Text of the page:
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� #16
Old 07-06-2011, 07:33 AM
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Involvement of gut microbial fermentation in the metabolic alterations occurring in n-3 polyunsaturated fatty acids-depleted mice
the changes in the gut microbiota composition induced by Fructooligosaccharides are different depending on the type of diet. We show that Fructooligosaccharides may promote lactobacilli and counteract the catabolic status induced by n-3 PUFA depletion in mice, thereby contributing to restore efficient fat storage.
Interesting to see that you can improve your omega 3 ratio by increasing your intake of Fructooligosaccharides. It's not that they actually contain omega 3 but they do encourage the production of butyrate which does in the colon what vitamin d does in the rest of the digestive system and that is act as an anti inflammatory agent. So by reducing your inflammatory status you spare the need to use omega 3 to resolve inflammation.

article on the topic here.
Prebiotics may restore metabolic alterations linked to omega-3 poor diets
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� #17
Old 07-30-2011, 01:49 PM
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I know it is difficult to know what kinds of bacterial and yeast strains and their volume exist in any kefir mix in a household. We can only hope that we have a robust and diverse bacterial/yeast mix and that we can keep it that way in how we make the kefir and age it. I make my own kefir and it has surely helped many people including myself but I still have questions that need to be answered so that I am not giving out incorrect information. Can anyone help?

My questions are these.

1. When one drinks kefir, it makes sense that we are only drinking the byproducts [metabolites] of the kefir grains, not the live bacteria and yeasts themselves. Is this true? If we are not drinking the live organisms themselves we can't really call this a "living food". If bacteria and yeasts can break free from the grain matrix and we digest them, how many and what kinds of bacteria/yeasts can we swallow? Perhaps we should be "eating" grains instead of drinking kefir elixor?

2. Since kefir is a liquid it cannot be enteric coated. So which bacteria/yeast strains can typically survive gastric juices and get to where they need to be in order to derive benefit?

3. Therapeutically speaking, how much kefir (milk or water grain-based) should one be drinking per day? What is the best time to ingest this stuff - before eating a meal or afterwards? How long before or after?

4. Is there any way at all that one can have their kefir tested for which strains and their corresponding volumes to be known? I can see this being a medical benefit for doctors prescribing probiotics - if they know exactly what ratios exist in the grains and/or in the elixor, they can prescribe a therapeutic kefir mixture that targets specific ailments. Maybe, maybe not.

Thanks to everyone who can help me with these questions
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� #18
Old 07-30-2011, 04:46 PM
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I think I can answer number 1 and maybe number 2.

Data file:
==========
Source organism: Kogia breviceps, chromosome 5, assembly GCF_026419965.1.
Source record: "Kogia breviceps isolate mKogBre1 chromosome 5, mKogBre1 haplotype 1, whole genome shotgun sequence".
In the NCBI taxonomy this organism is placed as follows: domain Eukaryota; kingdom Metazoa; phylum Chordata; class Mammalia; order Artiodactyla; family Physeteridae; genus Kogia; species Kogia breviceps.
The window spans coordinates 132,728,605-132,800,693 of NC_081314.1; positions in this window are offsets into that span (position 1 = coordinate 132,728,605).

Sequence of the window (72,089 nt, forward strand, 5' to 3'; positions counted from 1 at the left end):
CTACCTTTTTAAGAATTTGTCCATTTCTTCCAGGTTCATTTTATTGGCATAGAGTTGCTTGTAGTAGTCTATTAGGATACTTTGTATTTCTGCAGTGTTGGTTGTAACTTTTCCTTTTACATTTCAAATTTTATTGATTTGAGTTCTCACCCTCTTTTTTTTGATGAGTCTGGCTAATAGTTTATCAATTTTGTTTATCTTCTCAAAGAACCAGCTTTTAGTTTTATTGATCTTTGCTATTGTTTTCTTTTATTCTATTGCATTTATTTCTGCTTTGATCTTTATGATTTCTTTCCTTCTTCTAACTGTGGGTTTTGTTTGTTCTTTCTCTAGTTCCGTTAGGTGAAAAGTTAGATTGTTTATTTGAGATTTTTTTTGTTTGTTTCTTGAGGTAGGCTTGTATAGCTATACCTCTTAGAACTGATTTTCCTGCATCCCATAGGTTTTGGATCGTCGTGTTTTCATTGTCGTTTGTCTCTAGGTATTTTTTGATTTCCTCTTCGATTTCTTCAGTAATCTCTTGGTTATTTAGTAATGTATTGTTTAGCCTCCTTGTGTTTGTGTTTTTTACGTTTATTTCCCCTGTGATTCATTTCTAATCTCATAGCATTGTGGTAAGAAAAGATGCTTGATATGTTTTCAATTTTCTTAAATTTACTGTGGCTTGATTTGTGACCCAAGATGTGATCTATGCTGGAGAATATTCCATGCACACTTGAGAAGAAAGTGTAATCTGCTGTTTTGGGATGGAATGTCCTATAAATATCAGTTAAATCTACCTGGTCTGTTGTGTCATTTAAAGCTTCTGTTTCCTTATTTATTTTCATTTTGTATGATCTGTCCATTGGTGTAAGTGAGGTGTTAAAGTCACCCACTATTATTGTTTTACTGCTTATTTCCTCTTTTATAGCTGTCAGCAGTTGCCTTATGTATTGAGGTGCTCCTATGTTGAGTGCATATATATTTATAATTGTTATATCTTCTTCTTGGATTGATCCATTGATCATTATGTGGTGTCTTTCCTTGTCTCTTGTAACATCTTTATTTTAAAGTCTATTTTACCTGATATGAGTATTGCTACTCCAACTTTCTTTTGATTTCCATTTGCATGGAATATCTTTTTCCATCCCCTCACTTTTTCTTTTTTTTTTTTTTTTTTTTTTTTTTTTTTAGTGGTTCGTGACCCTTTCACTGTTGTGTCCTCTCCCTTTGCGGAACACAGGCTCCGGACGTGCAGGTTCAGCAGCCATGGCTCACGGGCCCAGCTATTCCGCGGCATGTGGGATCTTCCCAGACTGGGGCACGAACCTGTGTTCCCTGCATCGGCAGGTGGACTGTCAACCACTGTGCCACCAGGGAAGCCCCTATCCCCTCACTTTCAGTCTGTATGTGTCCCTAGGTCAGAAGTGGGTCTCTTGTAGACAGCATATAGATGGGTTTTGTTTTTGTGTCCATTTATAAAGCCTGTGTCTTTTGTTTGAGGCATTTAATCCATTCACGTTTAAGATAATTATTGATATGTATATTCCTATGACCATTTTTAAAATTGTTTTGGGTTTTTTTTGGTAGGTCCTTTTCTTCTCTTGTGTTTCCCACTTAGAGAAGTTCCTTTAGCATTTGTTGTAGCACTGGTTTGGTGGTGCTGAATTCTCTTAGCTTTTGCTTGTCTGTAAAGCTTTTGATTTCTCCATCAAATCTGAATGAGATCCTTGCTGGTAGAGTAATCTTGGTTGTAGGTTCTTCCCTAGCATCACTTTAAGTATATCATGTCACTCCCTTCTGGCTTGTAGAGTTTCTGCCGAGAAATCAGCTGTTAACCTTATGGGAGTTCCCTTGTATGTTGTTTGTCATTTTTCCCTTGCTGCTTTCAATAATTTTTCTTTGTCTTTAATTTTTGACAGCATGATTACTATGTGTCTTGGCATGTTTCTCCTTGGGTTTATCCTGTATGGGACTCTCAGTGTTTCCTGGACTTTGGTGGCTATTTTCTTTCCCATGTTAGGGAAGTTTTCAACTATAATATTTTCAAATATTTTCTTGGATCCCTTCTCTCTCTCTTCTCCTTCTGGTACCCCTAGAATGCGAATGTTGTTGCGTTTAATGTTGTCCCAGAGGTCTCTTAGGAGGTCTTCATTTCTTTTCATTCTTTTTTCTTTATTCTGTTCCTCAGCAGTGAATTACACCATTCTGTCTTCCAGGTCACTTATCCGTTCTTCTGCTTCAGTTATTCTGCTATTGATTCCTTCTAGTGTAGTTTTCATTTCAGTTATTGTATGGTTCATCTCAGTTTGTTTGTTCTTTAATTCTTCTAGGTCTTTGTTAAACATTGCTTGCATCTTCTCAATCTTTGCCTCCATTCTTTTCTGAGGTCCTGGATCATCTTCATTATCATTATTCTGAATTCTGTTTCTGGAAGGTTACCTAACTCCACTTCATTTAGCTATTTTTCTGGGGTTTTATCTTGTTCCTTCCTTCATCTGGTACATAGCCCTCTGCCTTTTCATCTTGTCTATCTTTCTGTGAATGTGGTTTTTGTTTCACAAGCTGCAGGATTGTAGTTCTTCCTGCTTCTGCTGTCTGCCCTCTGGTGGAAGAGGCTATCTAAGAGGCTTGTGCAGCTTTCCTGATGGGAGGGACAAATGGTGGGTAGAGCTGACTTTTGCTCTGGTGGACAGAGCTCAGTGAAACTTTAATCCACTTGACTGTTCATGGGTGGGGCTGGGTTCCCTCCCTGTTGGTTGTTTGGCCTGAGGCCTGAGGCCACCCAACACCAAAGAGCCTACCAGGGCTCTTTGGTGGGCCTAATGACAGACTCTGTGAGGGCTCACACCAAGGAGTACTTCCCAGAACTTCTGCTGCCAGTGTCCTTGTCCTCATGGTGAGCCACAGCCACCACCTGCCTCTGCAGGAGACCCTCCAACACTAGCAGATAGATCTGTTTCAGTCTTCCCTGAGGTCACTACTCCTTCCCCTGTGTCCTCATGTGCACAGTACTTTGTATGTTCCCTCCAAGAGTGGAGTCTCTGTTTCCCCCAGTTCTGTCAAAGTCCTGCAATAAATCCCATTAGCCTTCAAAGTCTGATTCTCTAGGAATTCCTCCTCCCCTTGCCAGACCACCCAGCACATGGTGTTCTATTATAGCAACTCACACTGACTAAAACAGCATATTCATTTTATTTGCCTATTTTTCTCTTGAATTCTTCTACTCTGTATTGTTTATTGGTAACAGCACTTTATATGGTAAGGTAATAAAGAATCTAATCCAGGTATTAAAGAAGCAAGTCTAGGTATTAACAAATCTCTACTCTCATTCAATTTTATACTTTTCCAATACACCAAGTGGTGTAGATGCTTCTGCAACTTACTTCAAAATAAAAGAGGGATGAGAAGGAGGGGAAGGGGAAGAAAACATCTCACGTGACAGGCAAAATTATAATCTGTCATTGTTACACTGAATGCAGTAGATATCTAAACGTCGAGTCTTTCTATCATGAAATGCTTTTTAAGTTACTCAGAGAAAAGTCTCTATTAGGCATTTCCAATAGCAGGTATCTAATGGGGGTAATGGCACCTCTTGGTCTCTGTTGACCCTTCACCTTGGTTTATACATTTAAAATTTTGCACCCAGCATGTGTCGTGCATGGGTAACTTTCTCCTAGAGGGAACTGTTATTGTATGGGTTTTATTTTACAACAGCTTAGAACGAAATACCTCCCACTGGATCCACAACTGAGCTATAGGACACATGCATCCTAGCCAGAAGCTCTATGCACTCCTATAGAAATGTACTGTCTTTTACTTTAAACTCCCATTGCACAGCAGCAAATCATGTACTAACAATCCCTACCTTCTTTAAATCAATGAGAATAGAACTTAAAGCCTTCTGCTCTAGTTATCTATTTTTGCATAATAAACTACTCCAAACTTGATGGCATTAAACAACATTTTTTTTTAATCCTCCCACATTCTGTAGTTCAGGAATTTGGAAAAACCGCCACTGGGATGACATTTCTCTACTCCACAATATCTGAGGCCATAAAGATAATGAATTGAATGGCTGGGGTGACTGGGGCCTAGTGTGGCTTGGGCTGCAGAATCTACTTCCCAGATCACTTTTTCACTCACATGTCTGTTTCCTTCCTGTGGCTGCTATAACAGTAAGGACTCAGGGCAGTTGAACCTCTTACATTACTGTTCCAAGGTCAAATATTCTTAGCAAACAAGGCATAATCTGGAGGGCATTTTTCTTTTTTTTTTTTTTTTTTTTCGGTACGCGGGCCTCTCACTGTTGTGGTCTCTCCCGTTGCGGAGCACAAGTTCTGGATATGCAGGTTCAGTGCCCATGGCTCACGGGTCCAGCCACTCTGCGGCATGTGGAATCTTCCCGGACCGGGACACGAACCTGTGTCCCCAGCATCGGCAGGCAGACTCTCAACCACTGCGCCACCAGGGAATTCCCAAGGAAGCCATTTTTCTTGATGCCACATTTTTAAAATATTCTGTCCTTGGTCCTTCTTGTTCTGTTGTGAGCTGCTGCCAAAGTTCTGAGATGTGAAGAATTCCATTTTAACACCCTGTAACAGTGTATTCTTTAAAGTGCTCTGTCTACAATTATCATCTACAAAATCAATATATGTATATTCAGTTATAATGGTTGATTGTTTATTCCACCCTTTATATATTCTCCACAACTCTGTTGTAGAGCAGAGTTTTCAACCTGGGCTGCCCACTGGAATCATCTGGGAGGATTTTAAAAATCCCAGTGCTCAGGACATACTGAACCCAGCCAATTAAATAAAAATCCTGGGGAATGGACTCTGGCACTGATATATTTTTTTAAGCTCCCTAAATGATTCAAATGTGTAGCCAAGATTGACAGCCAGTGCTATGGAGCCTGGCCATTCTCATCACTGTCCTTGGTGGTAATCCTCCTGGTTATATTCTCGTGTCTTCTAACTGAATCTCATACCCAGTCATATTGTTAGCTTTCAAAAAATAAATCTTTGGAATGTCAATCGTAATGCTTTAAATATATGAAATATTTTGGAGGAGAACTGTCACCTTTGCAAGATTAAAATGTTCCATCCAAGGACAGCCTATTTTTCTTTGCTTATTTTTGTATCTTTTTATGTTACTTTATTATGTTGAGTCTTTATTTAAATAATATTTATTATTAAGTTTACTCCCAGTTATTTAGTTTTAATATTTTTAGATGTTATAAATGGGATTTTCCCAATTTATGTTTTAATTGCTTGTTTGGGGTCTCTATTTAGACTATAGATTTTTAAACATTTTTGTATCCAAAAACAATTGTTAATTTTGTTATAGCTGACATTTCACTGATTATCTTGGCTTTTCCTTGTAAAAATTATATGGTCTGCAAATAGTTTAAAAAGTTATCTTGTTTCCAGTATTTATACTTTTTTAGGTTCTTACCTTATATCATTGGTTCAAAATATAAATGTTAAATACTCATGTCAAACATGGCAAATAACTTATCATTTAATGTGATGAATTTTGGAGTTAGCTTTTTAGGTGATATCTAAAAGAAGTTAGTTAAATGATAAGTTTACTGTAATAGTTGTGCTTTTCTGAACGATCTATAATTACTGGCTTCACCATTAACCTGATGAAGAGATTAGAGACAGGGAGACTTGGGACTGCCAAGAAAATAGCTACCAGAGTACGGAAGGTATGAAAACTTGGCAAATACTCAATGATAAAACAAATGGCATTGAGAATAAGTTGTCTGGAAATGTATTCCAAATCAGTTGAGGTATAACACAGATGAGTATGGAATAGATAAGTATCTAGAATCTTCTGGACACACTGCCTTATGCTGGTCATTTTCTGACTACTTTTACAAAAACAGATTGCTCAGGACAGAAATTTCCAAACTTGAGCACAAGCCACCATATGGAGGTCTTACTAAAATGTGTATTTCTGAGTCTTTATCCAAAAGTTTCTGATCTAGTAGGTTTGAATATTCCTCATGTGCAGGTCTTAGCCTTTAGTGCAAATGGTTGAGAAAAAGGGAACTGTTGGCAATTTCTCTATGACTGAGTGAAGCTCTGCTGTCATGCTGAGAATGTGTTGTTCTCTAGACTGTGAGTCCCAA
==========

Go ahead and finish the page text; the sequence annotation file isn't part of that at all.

I don't care if you are talking about milk or water kefir. The kefir is of no use until it is cultured. Cultured means that bacteria is formed (like with yogurt and sauerkraut). I don't know about yeast. I do not think kefir would contain any yeasts. Bacteria reproduces fairly quickly, so there will be a lot of probiotics when you are ready to drink it. The bacteria thrive in a sugar environment, which helps them to propagate. Both good and bad bacteria love sugar. The grains attract the good bacteria, so you don't have to worry about spoilage. However, the kefir will not last too long, because when the sugar is digested by them, they begin to die. Using milk, the bacteria thrive on lactose in the milk. Milk is alkaline, so drinking a glass (about 6 ounces) will help dilute the stomach acid. With water kefir, you have to add a lot of sugar for the culturing. But again, by the time you are ready to drink it, the sugar is gone. Once again, the water will help to dilute the stomach acids. It is the same for any liquid that you drink with your meals. The stomach acids are diluted.
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� #19
Old 08-17-2012, 01:43 PM
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Default Slain probiotics aren't a big deal

Joseph Neu of the University of Florida School of Medicine and his colleagues reviewed several studies that compared health impacts using live microbes versus those that had first been killed by heat or ultraviolet radiation. The dead bugs were just as effective as live ones, they report, but “considerably safer for the host.” For instance, they appeared less likely to provoke an overzealous immune response.

One study worked with Lactobacillus rhamnosus GG, better known as LGG. Researchers administered high doses of the bacterial strain to human cells that normally line the interior surface of the gut. When stimulated in a way that simulated the presence of a pathogen, the gut cells revved up a bigger inflammatory response than when the probiotics were absent. Both live and dead LGG induced fairly comparable responses — ones that would be expected to improve the gut’s ability to fight infection.

Then the researchers repeated the experiment, this time with gut cells that appeared healthy — i.e. not under siege by pathogens. Here, live LGG triggered significant inflammation. Which is not a beneficial response, since healthy cells might be slammed by deadly chemical shrapnel unleashed by immune cells. A similarly big dose of dead LGG caused only mild inflammation.
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